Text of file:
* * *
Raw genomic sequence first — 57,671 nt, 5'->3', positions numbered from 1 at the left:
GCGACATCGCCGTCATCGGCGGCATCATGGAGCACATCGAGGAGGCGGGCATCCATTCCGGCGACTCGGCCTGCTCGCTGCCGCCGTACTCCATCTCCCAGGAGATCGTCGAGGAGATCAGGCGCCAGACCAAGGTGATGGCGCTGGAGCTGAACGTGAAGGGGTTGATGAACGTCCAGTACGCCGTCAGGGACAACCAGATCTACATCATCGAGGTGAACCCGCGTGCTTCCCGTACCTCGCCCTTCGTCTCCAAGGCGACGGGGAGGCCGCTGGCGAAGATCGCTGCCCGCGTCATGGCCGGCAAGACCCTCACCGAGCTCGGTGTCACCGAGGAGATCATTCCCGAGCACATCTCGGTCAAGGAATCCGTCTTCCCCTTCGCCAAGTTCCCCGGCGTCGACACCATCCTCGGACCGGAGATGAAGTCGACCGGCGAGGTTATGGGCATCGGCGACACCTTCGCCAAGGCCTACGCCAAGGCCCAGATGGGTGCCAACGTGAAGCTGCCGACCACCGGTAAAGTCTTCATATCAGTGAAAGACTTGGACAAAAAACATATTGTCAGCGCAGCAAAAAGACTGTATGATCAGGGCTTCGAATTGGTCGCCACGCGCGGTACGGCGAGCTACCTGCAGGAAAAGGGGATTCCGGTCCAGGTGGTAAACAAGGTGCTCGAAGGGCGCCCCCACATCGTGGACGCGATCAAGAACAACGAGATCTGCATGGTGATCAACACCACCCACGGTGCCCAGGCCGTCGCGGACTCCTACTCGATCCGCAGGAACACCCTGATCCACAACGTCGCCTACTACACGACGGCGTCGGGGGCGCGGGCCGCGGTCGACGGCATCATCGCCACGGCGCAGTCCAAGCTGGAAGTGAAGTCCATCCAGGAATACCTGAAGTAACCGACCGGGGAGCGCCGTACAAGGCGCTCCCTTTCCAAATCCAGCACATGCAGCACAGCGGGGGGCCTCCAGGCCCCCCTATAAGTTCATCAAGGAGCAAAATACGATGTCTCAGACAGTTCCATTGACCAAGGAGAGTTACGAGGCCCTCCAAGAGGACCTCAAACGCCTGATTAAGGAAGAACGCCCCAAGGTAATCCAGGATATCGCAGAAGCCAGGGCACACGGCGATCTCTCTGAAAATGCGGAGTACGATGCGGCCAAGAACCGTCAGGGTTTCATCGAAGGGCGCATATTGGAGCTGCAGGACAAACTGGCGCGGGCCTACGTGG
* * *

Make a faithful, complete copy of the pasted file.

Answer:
Raw genomic sequence first — 57,671 nt, 5'->3', positions numbered from 1 at the left:
GCGACATCGCCGTCATCGGCGGCATCATGGAGCACATCGAGGAGGCGGGCATCCATTCCGGCGACTCGGCCTGCTCGCTGCCGCCGTACTCCATCTCCCAGGAGATCGTCGAGGAGATCAGGCGCCAGACCAAGGTGATGGCGCTGGAGCTGAACGTGAAGGGGTTGATGAACGTCCAGTACGCCGTCAGGGACAACCAGATCTACATCATCGAGGTGAACCCGCGTGCTTCCCGTACCTCGCCCTTCGTCTCCAAGGCGACGGGGAGGCCGCTGGCGAAGATCGCTGCCCGCGTCATGGCCGGCAAGACCCTCACCGAGCTCGGTGTCACCGAGGAGATCATTCCCGAGCACATCTCGGTCAAGGAATCCGTCTTCCCCTTCGCCAAGTTCCCCGGCGTCGACACCATCCTCGGACCGGAGATGAAGTCGACCGGCGAGGTTATGGGCATCGGCGACACCTTCGCCAAGGCCTACGCCAAGGCCCAGATGGGTGCCAACGTGAAGCTGCCGACCACCGGTAAAGTCTTCATATCAGTGAAAGACTTGGACAAAAAACATATTGTCAGCGCAGCAAAAAGACTGTATGATCAGGGCTTCGAATTGGTCGCCACGCGCGGTACGGCGAGCTACCTGCAGGAAAAGGGGATTCCGGTCCAGGTGGTAAACAAGGTGCTCGAAGGGCGCCCCCACATCGTGGACGCGATCAAGAACAACGAGATCTGCATGGTGATCAACACCACCCACGGTGCCCAGGCCGTCGCGGACTCCTACTCGATCCGCAGGAACACCCTGATCCACAACGTCGCCTACTACACGACGGCGTCGGGGGCGCGGGCCGCGGTCGACGGCATCATCGCCACGGCGCAGTCCAAGCTGGAAGTGAAGTCCATCCAGGAATACCTGAAGTAACCGACCGGGGAGCGCCGTACAAGGCGCTCCCTTTCCAAATCCAGCACATGCAGCACAGCGGGGGGCCTCCAGGCCCCCCTATAAGTTCATCAAGGAGCAAAATACGATGTCTCAGACAGTTCCATTGACCAAGGAGAGTTACGAGGCCCTCCAAGAGGACCTCAAACGCCTGATTAAGGAAGAACGCCCCAAGGTAATCCAGGATATCGCAGAAGCCAGGGCACACGGCGATCTCTCTGAAAATGCGGAGTACGATGCGGCCAAGAACCGTCAGGGTTTCATCGAAGGGCGCATATTGGAGCTGCAGGACAAACTGGCGCGGGCCTACGTGG